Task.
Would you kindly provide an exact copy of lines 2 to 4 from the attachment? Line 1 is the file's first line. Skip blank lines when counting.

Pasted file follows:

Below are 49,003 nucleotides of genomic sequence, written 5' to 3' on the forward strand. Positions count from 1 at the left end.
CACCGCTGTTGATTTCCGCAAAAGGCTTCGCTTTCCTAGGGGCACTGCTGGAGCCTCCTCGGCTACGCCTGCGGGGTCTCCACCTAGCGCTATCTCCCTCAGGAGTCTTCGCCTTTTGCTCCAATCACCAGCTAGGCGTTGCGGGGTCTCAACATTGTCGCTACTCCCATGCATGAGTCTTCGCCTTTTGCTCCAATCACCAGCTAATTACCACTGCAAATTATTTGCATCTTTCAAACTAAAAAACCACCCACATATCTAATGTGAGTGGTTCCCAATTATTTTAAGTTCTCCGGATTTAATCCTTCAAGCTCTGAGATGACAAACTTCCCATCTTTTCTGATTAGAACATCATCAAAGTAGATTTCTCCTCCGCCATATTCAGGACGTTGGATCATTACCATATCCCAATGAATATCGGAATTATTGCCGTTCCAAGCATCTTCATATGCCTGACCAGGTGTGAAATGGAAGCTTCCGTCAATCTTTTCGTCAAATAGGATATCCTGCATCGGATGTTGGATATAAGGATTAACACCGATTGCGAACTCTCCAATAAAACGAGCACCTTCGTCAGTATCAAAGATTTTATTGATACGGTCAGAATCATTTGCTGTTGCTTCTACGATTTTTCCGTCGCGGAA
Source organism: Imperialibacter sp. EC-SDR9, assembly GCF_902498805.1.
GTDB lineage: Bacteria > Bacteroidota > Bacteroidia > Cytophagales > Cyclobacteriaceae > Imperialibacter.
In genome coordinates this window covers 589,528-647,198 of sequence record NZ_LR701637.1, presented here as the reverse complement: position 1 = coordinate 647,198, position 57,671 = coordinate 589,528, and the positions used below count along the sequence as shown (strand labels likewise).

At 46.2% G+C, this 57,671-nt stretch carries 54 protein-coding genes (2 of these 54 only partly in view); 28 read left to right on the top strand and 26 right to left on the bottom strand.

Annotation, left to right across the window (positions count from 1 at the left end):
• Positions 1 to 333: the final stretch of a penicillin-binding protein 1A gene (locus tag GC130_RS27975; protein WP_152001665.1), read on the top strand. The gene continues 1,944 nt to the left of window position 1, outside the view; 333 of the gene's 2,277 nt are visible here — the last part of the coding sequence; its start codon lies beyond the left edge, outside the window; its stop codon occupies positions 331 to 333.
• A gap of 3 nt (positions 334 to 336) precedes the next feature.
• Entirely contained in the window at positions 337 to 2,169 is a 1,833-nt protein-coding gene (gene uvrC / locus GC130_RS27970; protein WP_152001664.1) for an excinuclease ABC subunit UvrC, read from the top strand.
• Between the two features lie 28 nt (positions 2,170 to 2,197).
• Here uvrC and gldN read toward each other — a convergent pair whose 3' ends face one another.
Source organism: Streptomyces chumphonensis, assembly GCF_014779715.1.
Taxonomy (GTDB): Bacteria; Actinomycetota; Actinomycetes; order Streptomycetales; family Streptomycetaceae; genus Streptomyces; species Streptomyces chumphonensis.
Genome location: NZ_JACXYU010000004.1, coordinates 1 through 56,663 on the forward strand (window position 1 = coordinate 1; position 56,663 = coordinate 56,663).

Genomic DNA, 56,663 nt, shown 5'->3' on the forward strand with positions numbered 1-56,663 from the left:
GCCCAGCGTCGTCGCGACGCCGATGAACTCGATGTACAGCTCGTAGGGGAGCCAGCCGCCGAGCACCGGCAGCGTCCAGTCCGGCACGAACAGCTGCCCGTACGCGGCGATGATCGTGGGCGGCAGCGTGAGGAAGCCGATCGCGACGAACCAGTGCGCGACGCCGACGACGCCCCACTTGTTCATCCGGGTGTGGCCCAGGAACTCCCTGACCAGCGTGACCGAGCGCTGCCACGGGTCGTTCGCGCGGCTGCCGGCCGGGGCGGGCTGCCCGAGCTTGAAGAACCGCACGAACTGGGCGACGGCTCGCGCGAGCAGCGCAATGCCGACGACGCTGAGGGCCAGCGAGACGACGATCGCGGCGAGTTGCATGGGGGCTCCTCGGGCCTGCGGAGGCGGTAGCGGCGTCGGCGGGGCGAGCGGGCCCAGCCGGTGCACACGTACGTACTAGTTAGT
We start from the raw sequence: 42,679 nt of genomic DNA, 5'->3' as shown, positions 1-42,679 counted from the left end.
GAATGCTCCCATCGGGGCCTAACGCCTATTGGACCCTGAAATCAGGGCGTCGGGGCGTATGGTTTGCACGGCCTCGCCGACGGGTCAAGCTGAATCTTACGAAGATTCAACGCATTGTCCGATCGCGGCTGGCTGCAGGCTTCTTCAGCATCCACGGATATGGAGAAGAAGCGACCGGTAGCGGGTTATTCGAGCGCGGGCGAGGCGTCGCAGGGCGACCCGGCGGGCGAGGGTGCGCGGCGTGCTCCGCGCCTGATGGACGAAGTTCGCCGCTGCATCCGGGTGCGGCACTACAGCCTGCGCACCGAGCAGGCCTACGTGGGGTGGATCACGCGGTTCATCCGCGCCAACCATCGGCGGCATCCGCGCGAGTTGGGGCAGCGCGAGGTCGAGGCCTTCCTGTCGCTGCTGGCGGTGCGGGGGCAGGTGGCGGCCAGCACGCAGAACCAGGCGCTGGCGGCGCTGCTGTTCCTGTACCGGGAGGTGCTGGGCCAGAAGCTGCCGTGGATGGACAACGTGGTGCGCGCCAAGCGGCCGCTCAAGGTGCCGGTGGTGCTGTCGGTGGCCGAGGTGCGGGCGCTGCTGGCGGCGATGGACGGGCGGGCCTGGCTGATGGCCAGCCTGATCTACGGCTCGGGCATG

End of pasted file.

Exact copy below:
CACCGCTGTTGATTTCCGCAAAAGGCTTCGCTTTCCTAGGGGCACTGCTGGAGCCTCCTCGGCTACGCCTGCGGGGTCTCCACCTAGCGCTATCTCCCTCAGGAGTCTTCGCCTTTTGCTCCAATCACCAGCTAGGCGTTGCGGGGTCTCAACATTGTCGCTACTCCCATGCATGAGTCTTCGCCTTTTGCTCCAATCACCAGCTAATTACCACTGCAAATTATTTGCATCTTTCAAACTAAAAAACCACCCACATATCTAATGTGAGTGGTTCCCAATTATTTTAAGTTCTCCGGATTTAATCCTTCAAGCTCTGAGATGACAAACTTCCCATCTTTTCTGATTAGAACATCATCAAAGTAGATTTCTCCTCCGCCATATTCAGGACGTTGGATCATTACCATATCCCAATGAATATCGGAATTATTGCCGTTCCAAGCATCTTCATATGCCTGACCAGGTGTGAAATGGAAGCTTCCGTCAATCTTTTCGTCAAATAGGATATCCTGCATCGGATGTTGGATATAAGGATTAACACCGATTGCGAACTCTCCAATAAAACGAGCACCTTCGTCAGTATCAAAGATTTTATTGATACGGTCAGAATCATTTGCTGTTGCTTCTACGATTTTTCCGTCGCGGAA
Source organism: Imperialibacter sp. EC-SDR9, assembly GCF_902498805.1.
GTDB lineage: Bacteria > Bacteroidota > Bacteroidia > Cytophagales > Cyclobacteriaceae > Imperialibacter.